Type in “Mendelssohn Violin Concerto” on YouTube and the top video choice that pops up is Sarah Chang, performing the work 16 years ago in her debut with the New York Philharmonic — at the age of 13.
But that doesn’t seem to excite Miss Chang, who is now 29 and one of the top box office stars in classical music. “Ummm,” is all she says.
Nor does the news that the video clip has been viewed more than 1.2 million times.
“Oh, no,” she groans.
But don’t get the idea that Chang, who will perform the famous Mendelssohn “Violin Concerto in E Minor” here with the Louisville Orchestra on Sept. 3 at Fanfara, is too blasé about her childhood to be interested. One figures she just regrets fans are hearing a version by a 13-year-old. That she’s probably a little more polished by now.
But it’s not the about the playing. Chang is rueing the moment.
“In that ugly green dress my mother made me when I was 13,” Chang says. “I don’t know what she was thinking. I look like a Christmas tree.”
But she can also smile about the memory.
“You know, when you’re 13, you’re not making decisions for yourself,” she laughs. “You don’t have a manager, you have a mother.”
Today, Chang is one of the most glamorous musical stars in the classical galaxy — garbed in sleek gowns that highlight her beauty and bathed by the limelight of the concert stage. Since those days as a child prodigy, her musical prowess has only grown. Today she has plenty of professional management, an EMI recording contract, a 100-date-per-year playing schedule — and all the other accouterments of globetrotting superstardom. Plus, she’s still happily tied to her mom and dad back home in Philadelphia. On an overseas tour last fall, Chang arranged for a satellite television hook-up in her dressing room — so she could follow the Philadelphia Phillies in the World Series. “They looked at me like I was cuckoo,” she remembers. “But I said, ‘You don’t understand, this is my team, and it’s very important. It’s the World Series!’” So for that moment, at least, international fame took a backseat to hometown charm. “That’s me,” she says. “A Philly girl.”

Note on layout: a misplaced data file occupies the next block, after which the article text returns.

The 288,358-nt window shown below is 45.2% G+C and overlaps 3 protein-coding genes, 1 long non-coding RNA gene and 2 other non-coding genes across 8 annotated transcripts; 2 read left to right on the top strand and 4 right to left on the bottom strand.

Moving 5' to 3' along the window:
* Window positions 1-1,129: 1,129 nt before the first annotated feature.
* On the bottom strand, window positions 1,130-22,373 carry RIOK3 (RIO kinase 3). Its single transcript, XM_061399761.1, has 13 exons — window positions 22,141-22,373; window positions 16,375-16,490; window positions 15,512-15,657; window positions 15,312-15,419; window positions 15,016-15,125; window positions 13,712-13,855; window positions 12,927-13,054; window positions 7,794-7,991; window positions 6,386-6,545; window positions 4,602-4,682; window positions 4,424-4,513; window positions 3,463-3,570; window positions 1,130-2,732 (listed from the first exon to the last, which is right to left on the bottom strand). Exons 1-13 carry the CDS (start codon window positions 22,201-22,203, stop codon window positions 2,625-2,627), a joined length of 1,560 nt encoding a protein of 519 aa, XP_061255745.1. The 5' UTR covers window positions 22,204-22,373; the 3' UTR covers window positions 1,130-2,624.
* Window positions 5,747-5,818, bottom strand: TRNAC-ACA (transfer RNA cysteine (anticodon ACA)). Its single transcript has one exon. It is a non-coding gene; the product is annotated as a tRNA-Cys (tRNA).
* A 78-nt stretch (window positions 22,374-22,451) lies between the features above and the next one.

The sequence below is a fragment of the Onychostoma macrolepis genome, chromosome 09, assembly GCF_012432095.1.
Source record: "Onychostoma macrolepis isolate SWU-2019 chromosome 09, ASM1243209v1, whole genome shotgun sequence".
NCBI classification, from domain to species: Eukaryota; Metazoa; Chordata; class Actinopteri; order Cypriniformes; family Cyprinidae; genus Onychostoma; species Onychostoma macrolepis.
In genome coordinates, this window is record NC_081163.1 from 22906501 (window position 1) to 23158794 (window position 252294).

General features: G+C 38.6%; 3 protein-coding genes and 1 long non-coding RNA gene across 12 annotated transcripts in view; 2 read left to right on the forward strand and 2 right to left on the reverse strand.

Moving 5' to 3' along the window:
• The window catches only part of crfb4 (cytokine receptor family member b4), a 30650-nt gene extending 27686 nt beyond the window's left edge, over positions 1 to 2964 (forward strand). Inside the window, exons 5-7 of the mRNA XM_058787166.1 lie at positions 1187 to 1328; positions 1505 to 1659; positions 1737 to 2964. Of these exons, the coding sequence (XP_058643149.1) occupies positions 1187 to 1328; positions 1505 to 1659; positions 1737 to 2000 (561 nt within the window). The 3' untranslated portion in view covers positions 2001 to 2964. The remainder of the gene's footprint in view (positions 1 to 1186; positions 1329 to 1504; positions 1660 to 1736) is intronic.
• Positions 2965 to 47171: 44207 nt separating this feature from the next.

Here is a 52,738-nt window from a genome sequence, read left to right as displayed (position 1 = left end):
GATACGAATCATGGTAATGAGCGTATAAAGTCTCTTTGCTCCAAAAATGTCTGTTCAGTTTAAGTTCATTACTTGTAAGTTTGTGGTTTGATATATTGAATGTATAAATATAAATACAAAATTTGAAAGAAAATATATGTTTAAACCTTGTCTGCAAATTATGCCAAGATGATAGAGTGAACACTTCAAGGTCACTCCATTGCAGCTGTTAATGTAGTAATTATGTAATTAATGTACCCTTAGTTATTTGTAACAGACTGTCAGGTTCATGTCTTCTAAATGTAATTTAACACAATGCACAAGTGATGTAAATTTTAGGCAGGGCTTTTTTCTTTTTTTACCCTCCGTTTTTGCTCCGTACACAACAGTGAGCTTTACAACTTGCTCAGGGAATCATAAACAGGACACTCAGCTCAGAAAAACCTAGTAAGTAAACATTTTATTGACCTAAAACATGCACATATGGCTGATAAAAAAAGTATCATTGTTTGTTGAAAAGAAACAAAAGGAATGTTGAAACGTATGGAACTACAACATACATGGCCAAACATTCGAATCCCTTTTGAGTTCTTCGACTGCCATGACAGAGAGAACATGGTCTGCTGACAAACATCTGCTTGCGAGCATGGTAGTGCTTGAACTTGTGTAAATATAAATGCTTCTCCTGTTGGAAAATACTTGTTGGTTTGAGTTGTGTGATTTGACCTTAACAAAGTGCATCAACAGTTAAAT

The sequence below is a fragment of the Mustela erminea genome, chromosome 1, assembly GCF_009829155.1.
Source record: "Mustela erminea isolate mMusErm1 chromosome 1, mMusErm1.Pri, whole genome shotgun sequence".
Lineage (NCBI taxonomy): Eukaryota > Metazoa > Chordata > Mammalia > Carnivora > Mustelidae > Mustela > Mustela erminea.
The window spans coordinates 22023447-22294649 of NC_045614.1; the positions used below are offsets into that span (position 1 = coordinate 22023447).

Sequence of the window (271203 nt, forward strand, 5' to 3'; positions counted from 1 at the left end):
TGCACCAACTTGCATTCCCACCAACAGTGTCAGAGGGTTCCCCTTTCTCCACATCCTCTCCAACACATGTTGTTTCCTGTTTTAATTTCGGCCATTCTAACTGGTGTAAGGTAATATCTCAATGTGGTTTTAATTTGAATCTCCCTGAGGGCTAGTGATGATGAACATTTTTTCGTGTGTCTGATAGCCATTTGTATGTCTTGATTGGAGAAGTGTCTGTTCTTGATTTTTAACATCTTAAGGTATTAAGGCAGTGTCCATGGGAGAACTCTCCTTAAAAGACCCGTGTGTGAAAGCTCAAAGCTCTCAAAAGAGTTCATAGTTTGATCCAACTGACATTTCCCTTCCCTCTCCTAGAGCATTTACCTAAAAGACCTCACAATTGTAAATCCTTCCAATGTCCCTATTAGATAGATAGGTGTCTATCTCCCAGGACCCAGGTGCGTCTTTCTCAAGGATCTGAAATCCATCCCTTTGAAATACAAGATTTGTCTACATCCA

And, by the way, the Philly girl can play.
Start with the Mendelssohn. The solo violin enters the concerto in the first bar, and Chang confidently leads the orchestra on its way — soon skittering across the strings right up to the big note ... where she hands things back to the conductor with a nod and a smile. Almost like a wink. Next she’s into the melodies, singing them like a soprano, carrying every eye — and ear — in the house along with her.
On another night, she steps down a staircase in Amsterdam to perform the Jean Sibelius Violin Concerto, her dress pale green and white, with shards of magenta — and a plunging neckline her mother would certainly not have chosen. Her bow touches the strings ever so slightly, and it is winter in Sibelius’ Finland. Chang flies up and down the strings, but it is not the melodic ripples of Mendelssohn. This is icy sound. Fragile droplets, frozen in the cold. You can see through the notes.
That’s the range of technique and colors of Sarah Chang. The speed, the warmth, the cold. The lushness, the austerity. The music of these pieces is written the same for every player. A few players captivate.
“Audiences are never wrong in the sense that someone has star quality,” says Louisville Orchestra music director Jorge Mester. “It is certainly communicated by Sarah Chang, and it is not by accident.”
Louisville Orchestra violist Jonathan Mueller has played previously with Chang when she soloed with the Aspen Festival Orchestra in Colorado. But his “association” with Chang dates backs years before.
“I think we’re about the same age,” Mueller says. “I remember when I was about 10 years old seeing her on television — and it was mind-boggling. That someone who was my age could play with a professional orchestra and play like that. Until then, I was just a student not thinking much about what I was doing, but she was an inspiration to me to become a musician.”
And thus Mueller has kind of lived along with Chang’s evolution from child prodigy to international starlet.